Digitization as Deficit

If you ask most people what they want from digitization, it is access to the stuff. The affordances of digital objects – the way they can be reproduced, distributed and processed – means that even the crudest – a page scan, for instance – can dramatically increase access. But the key question is access to what? If digital objects only serve as surrogates for nondigital objects, then they will always be in some way deficient. This deficiency is mitigated by identifying the key features of the source material – the way it looks, if it is to be read – and reproducing that at the cost of other, less important features. As the bulk of users come to digital resources to do something similar to what they would do with nondigital objects – read, in the case of the material I work with – it is important that designers put as few barriers in their way as possible. The rhetoric of the digital archive, where interface is presented as portal and distinguished from content, is about tempering the digital difference. The interface is where you search, the page images are what you read.

If we understand genre as social action, as a way of negotiating unfamiliar circumstances and transforming them into a species of the same, then we can see that many resources are designed to accommodate behaviours learned from interacting with nondigital objects. For commercial resources that seek to recoup costs through subscription this is particularly important, and so many are marketed as if they are transparent gateways to content. However, users never really leave the interface and it is what they do there that produces the distinction between the mediating framework of the resource and the content that it contains. Digitization takes place in an economy of loss and gain: what happens in these resources is that whatever is gained is appropriated as a kind of compensatory functionality that provides access to ‘content’ that is consequently marked as deficient. The new and distinctly digital properties are separated off, leaving only the minimal set of features that have been reproduced from the nondigital media and that allow users to do whatever it is that they already know how to do.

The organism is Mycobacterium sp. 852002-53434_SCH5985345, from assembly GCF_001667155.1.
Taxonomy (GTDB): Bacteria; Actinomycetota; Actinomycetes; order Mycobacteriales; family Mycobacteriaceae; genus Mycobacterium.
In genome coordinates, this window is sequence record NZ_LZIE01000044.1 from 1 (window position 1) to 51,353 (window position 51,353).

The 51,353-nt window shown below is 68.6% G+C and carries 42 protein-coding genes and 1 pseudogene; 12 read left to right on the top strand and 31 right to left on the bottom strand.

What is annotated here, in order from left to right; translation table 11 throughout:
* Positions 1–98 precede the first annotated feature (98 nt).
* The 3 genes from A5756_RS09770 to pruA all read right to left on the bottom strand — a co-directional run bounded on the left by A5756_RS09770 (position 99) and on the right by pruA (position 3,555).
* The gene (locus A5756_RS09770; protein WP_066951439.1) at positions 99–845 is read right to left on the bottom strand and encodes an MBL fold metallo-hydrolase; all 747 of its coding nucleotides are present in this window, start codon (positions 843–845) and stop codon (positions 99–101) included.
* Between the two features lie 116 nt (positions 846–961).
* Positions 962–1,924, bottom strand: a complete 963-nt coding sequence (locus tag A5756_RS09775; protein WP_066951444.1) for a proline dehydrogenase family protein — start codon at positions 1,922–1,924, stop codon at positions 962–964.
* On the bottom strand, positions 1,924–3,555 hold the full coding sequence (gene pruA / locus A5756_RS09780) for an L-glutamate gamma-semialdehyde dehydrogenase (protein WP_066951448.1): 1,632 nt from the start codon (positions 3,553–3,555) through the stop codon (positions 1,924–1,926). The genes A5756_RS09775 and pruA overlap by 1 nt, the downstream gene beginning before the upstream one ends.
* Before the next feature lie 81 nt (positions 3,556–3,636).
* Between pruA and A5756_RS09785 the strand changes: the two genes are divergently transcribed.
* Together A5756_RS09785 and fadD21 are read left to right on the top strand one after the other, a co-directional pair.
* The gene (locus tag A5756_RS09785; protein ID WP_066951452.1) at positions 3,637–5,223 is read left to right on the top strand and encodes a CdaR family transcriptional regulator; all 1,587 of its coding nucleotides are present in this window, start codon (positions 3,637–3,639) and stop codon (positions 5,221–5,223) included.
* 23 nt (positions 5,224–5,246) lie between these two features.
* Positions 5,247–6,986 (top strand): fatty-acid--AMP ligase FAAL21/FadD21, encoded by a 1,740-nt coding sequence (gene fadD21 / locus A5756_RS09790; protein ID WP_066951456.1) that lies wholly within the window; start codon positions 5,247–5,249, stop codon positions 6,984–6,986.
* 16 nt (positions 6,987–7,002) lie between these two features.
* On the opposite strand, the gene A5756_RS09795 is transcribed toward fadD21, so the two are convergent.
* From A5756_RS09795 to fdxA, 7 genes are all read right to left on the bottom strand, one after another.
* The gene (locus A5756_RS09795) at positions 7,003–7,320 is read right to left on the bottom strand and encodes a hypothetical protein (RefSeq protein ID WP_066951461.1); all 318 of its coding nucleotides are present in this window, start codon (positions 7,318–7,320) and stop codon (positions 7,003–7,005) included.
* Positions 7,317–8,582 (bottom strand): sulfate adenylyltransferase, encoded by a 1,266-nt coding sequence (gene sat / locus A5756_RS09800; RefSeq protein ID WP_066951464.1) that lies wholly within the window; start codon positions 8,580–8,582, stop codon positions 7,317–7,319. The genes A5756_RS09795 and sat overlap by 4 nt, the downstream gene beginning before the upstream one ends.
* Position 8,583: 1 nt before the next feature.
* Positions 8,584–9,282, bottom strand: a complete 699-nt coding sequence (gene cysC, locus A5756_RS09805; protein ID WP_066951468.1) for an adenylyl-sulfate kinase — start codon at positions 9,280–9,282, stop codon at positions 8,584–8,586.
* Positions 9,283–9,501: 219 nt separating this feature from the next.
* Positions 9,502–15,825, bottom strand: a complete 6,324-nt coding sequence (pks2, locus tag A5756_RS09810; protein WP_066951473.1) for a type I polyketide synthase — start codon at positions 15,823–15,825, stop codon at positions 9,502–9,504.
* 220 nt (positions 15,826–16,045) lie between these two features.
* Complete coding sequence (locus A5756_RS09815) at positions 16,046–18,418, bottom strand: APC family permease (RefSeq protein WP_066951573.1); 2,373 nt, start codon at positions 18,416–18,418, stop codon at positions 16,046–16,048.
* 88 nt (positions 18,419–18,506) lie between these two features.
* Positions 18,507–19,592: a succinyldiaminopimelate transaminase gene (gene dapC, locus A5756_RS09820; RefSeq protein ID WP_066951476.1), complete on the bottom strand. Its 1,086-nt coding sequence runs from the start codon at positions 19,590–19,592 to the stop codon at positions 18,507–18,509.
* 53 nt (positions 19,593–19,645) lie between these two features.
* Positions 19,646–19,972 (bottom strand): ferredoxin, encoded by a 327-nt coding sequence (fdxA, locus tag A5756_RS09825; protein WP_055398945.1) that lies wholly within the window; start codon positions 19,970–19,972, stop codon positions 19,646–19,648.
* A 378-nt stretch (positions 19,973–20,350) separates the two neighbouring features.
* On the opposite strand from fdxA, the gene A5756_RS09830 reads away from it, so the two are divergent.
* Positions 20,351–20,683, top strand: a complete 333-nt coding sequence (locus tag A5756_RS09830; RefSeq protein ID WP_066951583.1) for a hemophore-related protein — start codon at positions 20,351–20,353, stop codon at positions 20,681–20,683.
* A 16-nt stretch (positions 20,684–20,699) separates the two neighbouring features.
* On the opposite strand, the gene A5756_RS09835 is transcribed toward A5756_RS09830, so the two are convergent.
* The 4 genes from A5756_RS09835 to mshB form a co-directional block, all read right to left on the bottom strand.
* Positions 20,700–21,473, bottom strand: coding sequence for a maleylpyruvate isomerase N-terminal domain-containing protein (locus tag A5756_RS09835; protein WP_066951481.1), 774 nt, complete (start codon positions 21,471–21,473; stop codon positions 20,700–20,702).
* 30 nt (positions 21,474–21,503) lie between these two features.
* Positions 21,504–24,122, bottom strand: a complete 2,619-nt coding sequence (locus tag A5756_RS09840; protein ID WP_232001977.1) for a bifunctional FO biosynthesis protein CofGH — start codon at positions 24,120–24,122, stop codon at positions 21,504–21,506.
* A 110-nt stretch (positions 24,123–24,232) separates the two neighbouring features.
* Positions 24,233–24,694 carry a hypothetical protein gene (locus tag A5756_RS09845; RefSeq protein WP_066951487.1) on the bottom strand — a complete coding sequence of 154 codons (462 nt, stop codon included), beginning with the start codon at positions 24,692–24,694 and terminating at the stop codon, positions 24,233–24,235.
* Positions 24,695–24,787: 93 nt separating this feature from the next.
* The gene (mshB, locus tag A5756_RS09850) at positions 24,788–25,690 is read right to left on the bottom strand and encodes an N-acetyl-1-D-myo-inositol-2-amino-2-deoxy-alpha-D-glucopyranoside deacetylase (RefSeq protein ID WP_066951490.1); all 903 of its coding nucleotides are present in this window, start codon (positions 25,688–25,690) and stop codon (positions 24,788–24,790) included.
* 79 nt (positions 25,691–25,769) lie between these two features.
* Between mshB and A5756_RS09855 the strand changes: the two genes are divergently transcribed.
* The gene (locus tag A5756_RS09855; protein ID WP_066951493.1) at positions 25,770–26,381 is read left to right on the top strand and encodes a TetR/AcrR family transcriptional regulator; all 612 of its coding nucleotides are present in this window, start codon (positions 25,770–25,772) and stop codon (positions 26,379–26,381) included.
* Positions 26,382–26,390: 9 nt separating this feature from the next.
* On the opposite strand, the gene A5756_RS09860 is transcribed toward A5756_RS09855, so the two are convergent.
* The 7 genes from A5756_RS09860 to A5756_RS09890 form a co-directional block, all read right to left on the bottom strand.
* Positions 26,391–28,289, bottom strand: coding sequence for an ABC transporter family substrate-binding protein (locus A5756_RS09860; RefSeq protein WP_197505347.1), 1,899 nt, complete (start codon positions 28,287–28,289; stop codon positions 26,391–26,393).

When lined up against the nondigital object upon which it is based, the digital object can only ever appear impoverished. A quick example. Charles Dickens had great success with his weekly periodical, Household Words. This was a weekly miscellany containing a range of literature, reviews, and commentary on a variety of subjects. It was explicitly designed to reach lower middle- and upper working-class readers, part of a typically Victorian project to extend ‘good’ reading to this constituency – while making lots of money for the journal’s proprietors, of course. Some of Dickens’s novels were first serialized in Household Words, but he also published other well-known authors from the period such as Elizabeth Gaskell and Wilkie Collins. Household Words was available in a range of formats:

  • weekly (2d)
  • monthly (9d)
  • six-monthly volumes (5s 6d, bound in cloth)
  • a set of 10 vols (£2 10s)
  • There was also the Monthly Narrative (2d; 3s for an annual volume) and an annual Almanac (4d)

The text of Household Words exists in multiple forms, each designed for a particular group of readers and moment of reading. Each object has its own set of meanings and each can be constructed as a kind of ‘original.’ The letterpress might be more or less the same, but each has its own history: reading the cheap weekly parts was not the same as reading them bound together as a (more expensive) monthly.